I think Santayana has acquired his reputation in America owing to the pathetically diffident persuasion of Americans that what is foreign must have greater value than what is native…. To my mind Santayana is a man who took the wrong turning. With his irony, his sharp tongue, common-sense and worldly wisdom, his sensitive understanding, I have a notion that he could have written semi-philosophical romances after the manner of Anatole France which it would have been an enduring delight to read…. It was a loss to American literature when Santayana decided to become a philosopher rather than a novelist.

Kindly vocational guidance from Uncle Willie; or it takes one to….

The plot: aboard the lugger is an edgy young Australian beauty (this was Maugham’s one and only crypto-lag novel). Fred Blake is also under a cloud but where Doctor and Skipper each wears his cloud pour le sport, Fred seems ready to jump, as they say, out of his skin. It is finally agreed that the Doctor accompany them to one of the Dutch islands where he can find a ship for home. They embark. There is a storm at sea, not quite as well rendered as that in Williwaw, but Maugham’s influence permeates those chaste pages, even down to the annoying use of “i” and “ii” as chapter heads. Plainly, the book had a large effect on the youthful war writer.

Finally, they arrive at the Dutch island of Banda Neira. There are substantial Dutch houses with marble floors, relics of a former prosperity, as well as nutmeg trees, all the props. They encounter a noble Danish youth, Erik Christessen, who in turn introduces them to a one-time English school teacher, Frith, and his daughter, Louise. The saintly Eric is in love with beautiful Louise, who is enigmatic. Dr. Saunders sees the coming tragedy but the others are unaware, particularly the trusting Eric, who says, early on, how much he likes the East, “Everyone is so nice, Nothing is too much trouble. You cannot imagine the kindness I’ve received at the hands of perfect strangers.” I was not the only American writer to be influenced by this book.2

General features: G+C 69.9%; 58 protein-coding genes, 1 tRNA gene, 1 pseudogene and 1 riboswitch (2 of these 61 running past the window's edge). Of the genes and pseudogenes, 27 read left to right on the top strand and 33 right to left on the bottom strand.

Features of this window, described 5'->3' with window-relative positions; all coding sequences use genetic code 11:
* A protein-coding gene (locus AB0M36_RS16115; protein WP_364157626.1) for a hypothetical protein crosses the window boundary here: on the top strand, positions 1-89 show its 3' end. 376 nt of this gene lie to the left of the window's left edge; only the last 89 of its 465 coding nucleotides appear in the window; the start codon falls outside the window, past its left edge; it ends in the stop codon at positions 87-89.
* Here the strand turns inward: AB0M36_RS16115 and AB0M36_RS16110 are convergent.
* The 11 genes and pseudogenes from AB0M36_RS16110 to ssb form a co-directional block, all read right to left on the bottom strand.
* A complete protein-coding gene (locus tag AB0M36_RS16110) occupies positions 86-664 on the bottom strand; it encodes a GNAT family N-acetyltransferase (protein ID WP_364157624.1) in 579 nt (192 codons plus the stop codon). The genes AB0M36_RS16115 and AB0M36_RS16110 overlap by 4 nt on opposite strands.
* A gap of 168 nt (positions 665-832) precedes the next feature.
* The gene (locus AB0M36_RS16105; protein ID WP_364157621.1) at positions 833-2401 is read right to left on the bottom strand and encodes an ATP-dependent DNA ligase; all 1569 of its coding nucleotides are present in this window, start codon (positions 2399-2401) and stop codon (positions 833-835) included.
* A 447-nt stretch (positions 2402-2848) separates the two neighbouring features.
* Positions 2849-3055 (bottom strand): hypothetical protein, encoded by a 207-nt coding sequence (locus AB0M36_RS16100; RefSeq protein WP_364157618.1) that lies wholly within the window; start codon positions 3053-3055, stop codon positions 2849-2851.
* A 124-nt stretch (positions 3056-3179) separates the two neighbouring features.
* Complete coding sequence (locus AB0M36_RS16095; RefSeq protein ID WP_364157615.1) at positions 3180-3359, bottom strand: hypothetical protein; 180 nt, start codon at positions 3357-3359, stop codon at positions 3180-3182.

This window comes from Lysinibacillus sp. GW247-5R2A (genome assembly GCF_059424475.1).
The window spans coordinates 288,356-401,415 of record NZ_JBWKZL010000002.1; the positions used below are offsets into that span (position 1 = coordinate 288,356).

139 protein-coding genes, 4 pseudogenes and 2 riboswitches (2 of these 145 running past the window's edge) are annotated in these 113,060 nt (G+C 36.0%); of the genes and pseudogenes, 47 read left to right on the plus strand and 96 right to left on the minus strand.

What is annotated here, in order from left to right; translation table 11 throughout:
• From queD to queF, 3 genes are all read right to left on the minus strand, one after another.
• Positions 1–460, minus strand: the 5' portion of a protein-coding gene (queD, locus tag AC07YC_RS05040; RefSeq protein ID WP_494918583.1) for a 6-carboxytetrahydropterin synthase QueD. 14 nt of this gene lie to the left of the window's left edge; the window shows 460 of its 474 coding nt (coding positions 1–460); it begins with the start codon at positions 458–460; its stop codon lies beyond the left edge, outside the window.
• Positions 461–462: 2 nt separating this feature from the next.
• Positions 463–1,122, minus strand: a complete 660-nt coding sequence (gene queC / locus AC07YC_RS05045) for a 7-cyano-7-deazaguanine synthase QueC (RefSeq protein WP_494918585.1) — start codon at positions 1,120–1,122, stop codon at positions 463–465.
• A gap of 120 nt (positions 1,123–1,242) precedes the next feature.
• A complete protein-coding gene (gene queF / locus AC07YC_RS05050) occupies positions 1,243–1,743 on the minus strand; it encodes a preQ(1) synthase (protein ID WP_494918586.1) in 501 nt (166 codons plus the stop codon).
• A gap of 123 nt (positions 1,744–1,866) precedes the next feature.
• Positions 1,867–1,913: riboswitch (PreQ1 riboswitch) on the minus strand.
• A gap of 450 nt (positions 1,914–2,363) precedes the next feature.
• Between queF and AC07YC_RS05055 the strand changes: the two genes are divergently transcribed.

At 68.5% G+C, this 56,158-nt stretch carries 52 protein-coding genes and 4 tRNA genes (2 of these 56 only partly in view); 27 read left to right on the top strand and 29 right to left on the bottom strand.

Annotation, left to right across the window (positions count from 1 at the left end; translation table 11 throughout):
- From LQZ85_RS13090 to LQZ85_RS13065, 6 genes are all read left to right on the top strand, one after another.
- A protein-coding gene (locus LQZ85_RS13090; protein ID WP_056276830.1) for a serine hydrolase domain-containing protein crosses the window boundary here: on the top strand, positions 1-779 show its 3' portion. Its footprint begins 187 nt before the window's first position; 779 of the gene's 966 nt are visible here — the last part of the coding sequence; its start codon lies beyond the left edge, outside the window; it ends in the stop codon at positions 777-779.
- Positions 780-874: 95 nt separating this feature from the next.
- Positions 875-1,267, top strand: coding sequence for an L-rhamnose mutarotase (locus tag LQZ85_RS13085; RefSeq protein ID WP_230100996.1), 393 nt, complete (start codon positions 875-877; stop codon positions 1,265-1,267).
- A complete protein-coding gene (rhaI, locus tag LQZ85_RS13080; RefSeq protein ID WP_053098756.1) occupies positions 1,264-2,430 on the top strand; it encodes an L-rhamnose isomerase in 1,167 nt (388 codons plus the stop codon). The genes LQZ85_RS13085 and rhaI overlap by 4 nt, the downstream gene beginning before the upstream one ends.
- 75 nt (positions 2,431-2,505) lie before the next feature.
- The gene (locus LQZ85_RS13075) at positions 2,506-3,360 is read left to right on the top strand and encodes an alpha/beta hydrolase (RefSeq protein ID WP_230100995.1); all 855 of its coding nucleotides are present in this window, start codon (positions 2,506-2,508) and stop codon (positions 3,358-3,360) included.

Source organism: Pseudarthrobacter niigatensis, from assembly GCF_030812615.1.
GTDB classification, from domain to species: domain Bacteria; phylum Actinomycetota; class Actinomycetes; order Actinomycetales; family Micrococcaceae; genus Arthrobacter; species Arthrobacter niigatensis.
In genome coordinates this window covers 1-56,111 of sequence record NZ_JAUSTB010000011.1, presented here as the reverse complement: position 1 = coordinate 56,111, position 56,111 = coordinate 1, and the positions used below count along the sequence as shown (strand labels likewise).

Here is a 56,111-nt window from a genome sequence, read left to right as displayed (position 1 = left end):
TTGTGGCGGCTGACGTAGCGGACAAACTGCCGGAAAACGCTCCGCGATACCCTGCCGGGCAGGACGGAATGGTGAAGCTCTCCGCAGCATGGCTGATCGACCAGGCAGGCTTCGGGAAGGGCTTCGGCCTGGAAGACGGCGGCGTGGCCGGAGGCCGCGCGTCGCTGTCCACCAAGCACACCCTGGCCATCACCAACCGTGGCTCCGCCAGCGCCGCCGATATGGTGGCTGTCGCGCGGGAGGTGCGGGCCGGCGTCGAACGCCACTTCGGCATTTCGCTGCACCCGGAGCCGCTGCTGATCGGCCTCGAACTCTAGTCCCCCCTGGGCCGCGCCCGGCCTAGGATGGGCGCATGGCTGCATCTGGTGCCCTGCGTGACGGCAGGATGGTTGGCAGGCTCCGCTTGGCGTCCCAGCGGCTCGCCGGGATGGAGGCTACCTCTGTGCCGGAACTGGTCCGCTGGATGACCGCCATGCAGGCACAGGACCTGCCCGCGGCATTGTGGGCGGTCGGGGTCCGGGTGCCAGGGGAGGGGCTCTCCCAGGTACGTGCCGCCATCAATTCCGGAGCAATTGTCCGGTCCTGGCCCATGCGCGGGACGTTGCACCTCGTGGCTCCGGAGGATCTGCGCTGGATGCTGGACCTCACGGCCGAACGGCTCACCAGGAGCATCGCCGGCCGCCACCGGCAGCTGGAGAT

Fred and Louise couple for a night. Eric finds out and kills himself. Louise is sad but confesses to the doctor that she really did not love Eric, who had not been enamored so much of her as of her late mother. She is, in her quiet way, a startling character. The lugger sails away. Then Fred’s cloud is revealed: he murdered by accident the husband of an older woman who had been hounding him. As Fred’s lawyer father is a great power in the corrupt government of New South Wales (tout ça change, as we say in Egypt), Fred is whisked away by Captain Nichols. In due course, it is learned that Fred is supposed to have died in a flu epidemic. So he is now a nonperson under two clouds. Dr. Saunders leaves them. Some time later, Dr. Saunders is daydreaming in Singapore when Nichols reappears. Fred fell overboard and drowned. Apparently all his money was in his belt which so weighed him down…. Worse, he had won all of Nichols’s money at cribbage. Plainly, the doomed boy had been killed for his money which, unknown to Nichols, he took with him to Davy Jones’s locker. Nothing is….

The novel still has all of its old magic. There is not a flaw in the manner except toward the end where Maugham succumbs to sentiment. Fred:

Erik was worth ten of her. He meant all the world to me. I loathe the thought of her. I only want to get away. I want to forget. How could she trample on that lone noble heart!” Dr. Saunders raised his eyebrows. Language of that sort chilled his sympathy. “Perhaps she’s very unhappy,” he suggested mildly.

I thought you were a cynic. You’re a sentimentalist.”

Have you only just discovered it?”

Sincerity in a work of art is always dangerous and Maugham, uncharacteristically, lets it mar a key scene because, by showing that boy cared more for boy than girl, he almost gives away at least one game. But recovery was swift and he was never to make that mistake again. As he himself observed in Cakes and Ale: